The words we choose to use can be very powerful. You may have heard that “sticks and stones may break my bones, but words will never hurt me” – poppycock! The words we use or hear from others can be very far from harmless! How we filter and interpret the words we hear or how we choose the words we use are not the result of simple chance, but are the result of who we are. Words we use are the sum total of almost everything that has happened in our lives: what we believe about ourselves, others, and the world; our faith and values; and education. Every word we choose to use can build understanding or inadvertently cause misunderstanding. As soon as the words come out of our mouths or onto paper, we have had an influence how the hearer or reader will act or react – on purpose or not.
Language also impacts the way people view dental and allied dental professionals and the value of the work that they do. Oral health care providers should use a common language to stimulate meaningful and positive interpretations of oral health care. The individual oral health care provider in day-to-day interactions, organized professional groups, educators, other health care professionals, and key partners in oral health care – we have the opportunity to influence the language that we use for greater understanding and cooperation.
When we choose words wisely in discussing or describing our individual roles in oral health care, the services we provide, or our profession, we may impart a positive perception or a very negative one.
Consider the image communicated by asking our patients or clients to come in for just a “prophy” or a “simple cleaning” or “scaling” rather than “initial care” or “preventive oral health care” or “nonsurgical periodontal care.” The terms “prophy” and “cleaning” do not present the full range of preventive skills or the level of care that the service will provide for the patient. Likewise, we tend to speak of “deep cleaning” rather than “nonsurgical periodontal care;” of “checking the patient” as opposed to “evaluating outcomes of care;” of “plate, cap, or bridge” instead of “denture, crown, or prosthetic appliance;” etc.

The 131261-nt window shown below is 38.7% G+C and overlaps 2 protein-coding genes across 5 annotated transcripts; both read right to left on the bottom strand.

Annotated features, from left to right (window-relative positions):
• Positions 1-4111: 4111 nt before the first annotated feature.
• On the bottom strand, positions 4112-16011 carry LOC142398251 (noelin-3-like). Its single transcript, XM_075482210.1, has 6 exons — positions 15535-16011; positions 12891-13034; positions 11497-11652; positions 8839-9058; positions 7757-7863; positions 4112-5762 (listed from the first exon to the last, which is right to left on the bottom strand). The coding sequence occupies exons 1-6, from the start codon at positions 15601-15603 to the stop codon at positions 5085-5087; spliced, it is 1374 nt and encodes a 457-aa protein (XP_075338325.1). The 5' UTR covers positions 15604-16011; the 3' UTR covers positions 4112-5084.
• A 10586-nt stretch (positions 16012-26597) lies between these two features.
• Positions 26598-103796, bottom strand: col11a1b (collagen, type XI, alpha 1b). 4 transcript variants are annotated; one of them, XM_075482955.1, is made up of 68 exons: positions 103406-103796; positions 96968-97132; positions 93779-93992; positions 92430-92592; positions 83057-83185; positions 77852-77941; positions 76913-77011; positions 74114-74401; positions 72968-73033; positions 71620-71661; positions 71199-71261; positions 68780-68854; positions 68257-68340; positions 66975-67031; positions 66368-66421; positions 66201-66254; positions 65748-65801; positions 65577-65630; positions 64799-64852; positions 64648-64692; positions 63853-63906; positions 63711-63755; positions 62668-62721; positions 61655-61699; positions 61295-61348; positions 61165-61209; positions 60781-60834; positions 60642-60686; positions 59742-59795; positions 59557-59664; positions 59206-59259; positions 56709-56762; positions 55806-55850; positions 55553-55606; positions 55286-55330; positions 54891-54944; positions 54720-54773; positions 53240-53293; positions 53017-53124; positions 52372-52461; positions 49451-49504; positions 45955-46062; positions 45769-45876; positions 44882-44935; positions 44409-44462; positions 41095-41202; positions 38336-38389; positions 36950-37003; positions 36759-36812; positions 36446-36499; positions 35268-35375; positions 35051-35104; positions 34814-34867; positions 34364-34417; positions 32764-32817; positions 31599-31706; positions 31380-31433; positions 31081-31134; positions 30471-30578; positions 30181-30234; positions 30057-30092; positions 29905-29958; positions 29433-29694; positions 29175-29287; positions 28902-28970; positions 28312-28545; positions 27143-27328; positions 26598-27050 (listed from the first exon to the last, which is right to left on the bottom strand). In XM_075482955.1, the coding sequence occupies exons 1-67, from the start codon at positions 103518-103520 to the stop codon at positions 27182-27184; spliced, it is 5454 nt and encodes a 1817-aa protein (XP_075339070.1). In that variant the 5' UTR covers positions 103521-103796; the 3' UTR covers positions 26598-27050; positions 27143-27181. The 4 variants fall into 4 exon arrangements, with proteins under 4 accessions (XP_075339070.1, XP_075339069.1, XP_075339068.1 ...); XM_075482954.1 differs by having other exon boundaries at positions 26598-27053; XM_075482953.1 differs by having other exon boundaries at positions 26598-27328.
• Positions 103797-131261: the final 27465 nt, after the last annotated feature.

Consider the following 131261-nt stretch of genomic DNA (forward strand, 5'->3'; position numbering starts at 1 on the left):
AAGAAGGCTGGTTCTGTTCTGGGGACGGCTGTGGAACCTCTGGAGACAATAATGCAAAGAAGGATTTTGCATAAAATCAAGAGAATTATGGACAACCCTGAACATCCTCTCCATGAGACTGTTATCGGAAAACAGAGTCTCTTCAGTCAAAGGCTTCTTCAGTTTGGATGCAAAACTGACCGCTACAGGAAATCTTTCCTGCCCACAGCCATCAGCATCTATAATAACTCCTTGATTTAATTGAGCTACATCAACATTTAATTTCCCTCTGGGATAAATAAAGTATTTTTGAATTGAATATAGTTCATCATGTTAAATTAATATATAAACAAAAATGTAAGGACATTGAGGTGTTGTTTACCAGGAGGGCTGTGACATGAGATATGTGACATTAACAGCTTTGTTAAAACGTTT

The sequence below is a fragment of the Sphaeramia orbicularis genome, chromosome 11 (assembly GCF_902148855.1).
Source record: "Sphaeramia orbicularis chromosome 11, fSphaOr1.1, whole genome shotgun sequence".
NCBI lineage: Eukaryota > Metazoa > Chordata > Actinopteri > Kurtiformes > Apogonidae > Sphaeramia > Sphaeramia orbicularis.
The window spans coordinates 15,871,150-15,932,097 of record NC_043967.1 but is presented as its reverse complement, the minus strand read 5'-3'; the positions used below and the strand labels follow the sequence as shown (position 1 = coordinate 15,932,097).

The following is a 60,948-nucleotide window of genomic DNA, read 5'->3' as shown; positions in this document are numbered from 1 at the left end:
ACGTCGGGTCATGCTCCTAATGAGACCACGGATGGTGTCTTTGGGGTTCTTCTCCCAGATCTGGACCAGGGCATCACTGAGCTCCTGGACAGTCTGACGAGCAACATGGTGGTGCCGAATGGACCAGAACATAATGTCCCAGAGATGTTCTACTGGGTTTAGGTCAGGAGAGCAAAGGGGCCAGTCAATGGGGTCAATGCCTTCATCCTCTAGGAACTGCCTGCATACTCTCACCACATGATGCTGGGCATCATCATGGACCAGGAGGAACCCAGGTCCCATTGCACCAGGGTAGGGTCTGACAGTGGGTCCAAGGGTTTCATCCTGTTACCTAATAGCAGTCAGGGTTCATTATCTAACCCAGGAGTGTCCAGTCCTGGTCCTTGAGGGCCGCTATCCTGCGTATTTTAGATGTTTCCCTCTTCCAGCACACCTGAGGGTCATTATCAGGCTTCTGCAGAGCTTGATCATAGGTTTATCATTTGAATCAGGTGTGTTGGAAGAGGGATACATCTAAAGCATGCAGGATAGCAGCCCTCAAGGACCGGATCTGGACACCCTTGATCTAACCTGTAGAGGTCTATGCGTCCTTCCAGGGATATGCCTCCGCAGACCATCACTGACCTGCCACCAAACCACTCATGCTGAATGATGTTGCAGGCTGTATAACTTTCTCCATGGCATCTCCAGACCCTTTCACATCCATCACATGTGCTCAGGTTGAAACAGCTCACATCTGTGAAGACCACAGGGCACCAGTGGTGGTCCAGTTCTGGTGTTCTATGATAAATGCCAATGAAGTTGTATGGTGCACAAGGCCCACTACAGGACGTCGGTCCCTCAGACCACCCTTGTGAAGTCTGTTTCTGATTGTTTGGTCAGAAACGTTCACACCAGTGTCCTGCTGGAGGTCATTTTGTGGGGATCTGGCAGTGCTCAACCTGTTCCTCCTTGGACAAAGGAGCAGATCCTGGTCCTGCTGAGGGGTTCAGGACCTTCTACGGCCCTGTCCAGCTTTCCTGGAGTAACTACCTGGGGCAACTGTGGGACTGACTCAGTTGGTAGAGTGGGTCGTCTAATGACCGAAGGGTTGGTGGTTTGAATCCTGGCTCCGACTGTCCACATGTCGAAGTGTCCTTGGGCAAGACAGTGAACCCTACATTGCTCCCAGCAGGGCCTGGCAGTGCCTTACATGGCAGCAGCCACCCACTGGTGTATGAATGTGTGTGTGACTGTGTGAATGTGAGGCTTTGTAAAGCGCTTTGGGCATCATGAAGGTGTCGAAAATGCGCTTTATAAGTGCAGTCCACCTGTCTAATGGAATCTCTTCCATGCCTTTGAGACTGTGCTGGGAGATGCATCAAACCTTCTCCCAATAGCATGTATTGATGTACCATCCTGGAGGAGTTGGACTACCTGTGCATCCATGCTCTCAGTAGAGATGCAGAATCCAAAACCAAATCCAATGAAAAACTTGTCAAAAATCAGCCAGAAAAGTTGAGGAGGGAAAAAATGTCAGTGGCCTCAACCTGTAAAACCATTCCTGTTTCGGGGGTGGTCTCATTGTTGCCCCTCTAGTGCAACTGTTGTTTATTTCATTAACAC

Even among ourselves, we sometimes fail to differentiate between the education, certification, and licensure of the individuals in the office. We’ve learned here that the primary members of the dental team are the dentist, dental assistant, dental hygienist, dental laboratory technician and dental therapist. Some refer to the dental team as being comprised of the dentist and the dental “auxiliaries” or worse the dentist and the “girls,” because often the allied dental personnel tend to be women. We are further along in terms of gender equality than this terminology might imply. Use of the word “girl” has no place in health care, especially in light of the intellectual decisions, care and responsibility necessary in evidence-based decision making, collaborative practice, co-therapy, or the new workforce models for allied dental health professionals. Frankly those archaic terms no longer fit. Why not call the oral health care professional by his or her professional designation: dentist, dental therapist, dental hygienist, dental assistant, dental laboratory technologist, office manager, staff member, or oral health care team member?
The words we use can either make us seem foolish and demean what we do, or our words can present a picture in a person’s mind of a professional health care provider, a person with the necessary education, training, certification, or licensure who is qualified to provide oral health care for the well-being of the patients that we serve. How DO we want our patients and health care colleagues to view the oral health professions of dentistry, dental assisting, dental hygiene, dental laboratory technology, or dental therapy? Use the language that will identify you and the profession that you’ve chosen as having the importance that it deserves. You ARE oral health care!